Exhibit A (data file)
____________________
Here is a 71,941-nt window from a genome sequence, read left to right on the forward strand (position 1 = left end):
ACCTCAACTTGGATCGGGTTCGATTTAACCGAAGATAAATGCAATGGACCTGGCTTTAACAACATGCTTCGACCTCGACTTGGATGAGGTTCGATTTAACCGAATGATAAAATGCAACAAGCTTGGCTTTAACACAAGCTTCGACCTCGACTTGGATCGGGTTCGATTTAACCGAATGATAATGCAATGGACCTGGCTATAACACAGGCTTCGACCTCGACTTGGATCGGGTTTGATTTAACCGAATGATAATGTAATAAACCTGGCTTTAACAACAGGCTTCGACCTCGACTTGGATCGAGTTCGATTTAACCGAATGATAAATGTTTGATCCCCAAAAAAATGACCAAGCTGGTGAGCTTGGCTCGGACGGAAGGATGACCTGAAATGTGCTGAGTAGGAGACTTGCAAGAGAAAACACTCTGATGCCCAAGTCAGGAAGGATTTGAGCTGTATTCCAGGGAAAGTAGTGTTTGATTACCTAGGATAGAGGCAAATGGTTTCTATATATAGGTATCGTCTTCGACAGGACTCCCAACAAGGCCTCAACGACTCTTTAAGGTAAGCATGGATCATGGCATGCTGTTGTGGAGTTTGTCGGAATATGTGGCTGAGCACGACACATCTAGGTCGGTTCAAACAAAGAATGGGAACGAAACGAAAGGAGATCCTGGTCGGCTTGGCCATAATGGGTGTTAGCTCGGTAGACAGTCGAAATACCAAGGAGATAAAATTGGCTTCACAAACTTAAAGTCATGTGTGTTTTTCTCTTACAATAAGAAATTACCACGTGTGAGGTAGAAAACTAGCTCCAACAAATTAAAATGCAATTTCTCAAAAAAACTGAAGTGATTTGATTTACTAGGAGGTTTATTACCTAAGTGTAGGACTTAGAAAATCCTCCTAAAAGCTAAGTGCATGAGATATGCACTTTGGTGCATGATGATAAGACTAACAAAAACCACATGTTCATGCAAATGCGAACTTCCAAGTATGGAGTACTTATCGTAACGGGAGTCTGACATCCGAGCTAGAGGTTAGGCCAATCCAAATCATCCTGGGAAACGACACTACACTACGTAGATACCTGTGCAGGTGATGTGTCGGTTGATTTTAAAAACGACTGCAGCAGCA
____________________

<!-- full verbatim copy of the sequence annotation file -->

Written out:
Here is a 71,941-nt window from a genome sequence, read left to right on the forward strand (position 1 = left end):
ACCTCAACTTGGATCGGGTTCGATTTAACCGAAGATAAATGCAATGGACCTGGCTTTAACAACATGCTTCGACCTCGACTTGGATGAGGTTCGATTTAACCGAATGATAAAATGCAACAAGCTTGGCTTTAACACAAGCTTCGACCTCGACTTGGATCGGGTTCGATTTAACCGAATGATAATGCAATGGACCTGGCTATAACACAGGCTTCGACCTCGACTTGGATCGGGTTTGATTTAACCGAATGATAATGTAATAAACCTGGCTTTAACAACAGGCTTCGACCTCGACTTGGATCGAGTTCGATTTAACCGAATGATAAATGTTTGATCCCCAAAAAAATGACCAAGCTGGTGAGCTTGGCTCGGACGGAAGGATGACCTGAAATGTGCTGAGTAGGAGACTTGCAAGAGAAAACACTCTGATGCCCAAGTCAGGAAGGATTTGAGCTGTATTCCAGGGAAAGTAGTGTTTGATTACCTAGGATAGAGGCAAATGGTTTCTATATATAGGTATCGTCTTCGACAGGACTCCCAACAAGGCCTCAACGACTCTTTAAGGTAAGCATGGATCATGGCATGCTGTTGTGGAGTTTGTCGGAATATGTGGCTGAGCACGACACATCTAGGTCGGTTCAAACAAAGAATGGGAACGAAACGAAAGGAGATCCTGGTCGGCTTGGCCATAATGGGTGTTAGCTCGGTAGACAGTCGAAATACCAAGGAGATAAAATTGGCTTCACAAACTTAAAGTCATGTGTGTTTTTCTCTTACAATAAGAAATTACCACGTGTGAGGTAGAAAACTAGCTCCAACAAATTAAAATGCAATTTCTCAAAAAAACTGAAGTGATTTGATTTACTAGGAGGTTTATTACCTAAGTGTAGGACTTAGAAAATCCTCCTAAAAGCTAAGTGCATGAGATATGCACTTTGGTGCATGATGATAAGACTAACAAAAACCACATGTTCATGCAAATGCGAACTTCCAAGTATGGAGTACTTATCGTAACGGGAGTCTGACATCCGAGCTAGAGGTTAGGCCAATCCAAATCATCCTGGGAAACGACACTACACTACGTAGATACCTGTGCAGGTGATGTGTCGGTTGATTTTAAAAACGACTGCAGCAGCA